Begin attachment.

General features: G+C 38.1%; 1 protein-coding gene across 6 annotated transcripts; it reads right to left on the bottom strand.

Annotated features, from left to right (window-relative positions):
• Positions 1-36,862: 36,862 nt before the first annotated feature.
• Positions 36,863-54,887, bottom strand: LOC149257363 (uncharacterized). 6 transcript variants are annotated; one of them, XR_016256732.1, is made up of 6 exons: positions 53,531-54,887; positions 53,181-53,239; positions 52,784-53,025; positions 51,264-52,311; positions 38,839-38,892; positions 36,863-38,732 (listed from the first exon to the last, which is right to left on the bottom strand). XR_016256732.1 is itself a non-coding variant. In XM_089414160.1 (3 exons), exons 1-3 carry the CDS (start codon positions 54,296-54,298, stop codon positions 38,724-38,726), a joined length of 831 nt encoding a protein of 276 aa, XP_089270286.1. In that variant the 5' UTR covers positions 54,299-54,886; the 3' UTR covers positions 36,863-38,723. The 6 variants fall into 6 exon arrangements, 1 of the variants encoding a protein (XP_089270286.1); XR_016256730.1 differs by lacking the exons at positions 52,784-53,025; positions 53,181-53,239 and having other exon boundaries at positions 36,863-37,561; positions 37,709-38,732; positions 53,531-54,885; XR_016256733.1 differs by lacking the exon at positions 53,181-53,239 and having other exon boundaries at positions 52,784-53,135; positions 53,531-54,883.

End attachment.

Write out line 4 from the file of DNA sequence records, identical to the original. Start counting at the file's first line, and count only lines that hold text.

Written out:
• Positions 36,863-54,887, bottom strand: LOC149257363 (uncharacterized). 6 transcript variants are annotated; one of them, XR_016256732.1, is made up of 6 exons: positions 53,531-54,887; positions 53,181-53,239; positions 52,784-53,025; positions 51,264-52,311; positions 38,839-38,892; positions 36,863-38,732 (listed from the first exon to the last, which is right to left on the bottom strand). XR_016256732.1 is itself a non-coding variant. In XM_089414160.1 (3 exons), exons 1-3 carry the CDS (start codon positions 54,296-54,298, stop codon positions 38,724-38,726), a joined length of 831 nt encoding a protein of 276 aa, XP_089270286.1. In that variant the 5' UTR covers positions 54,299-54,886; the 3' UTR covers positions 36,863-38,723. The 6 variants fall into 6 exon arrangements, 1 of the variants encoding a protein (XP_089270286.1); XR_016256730.1 differs by lacking the exons at positions 52,784-53,025; positions 53,181-53,239 and having other exon boundaries at positions 36,863-37,561; positions 37,709-38,732; positions 53,531-54,885; XR_016256733.1 differs by lacking the exon at positions 53,181-53,239 and having other exon boundaries at positions 52,784-53,135; positions 53,531-54,883.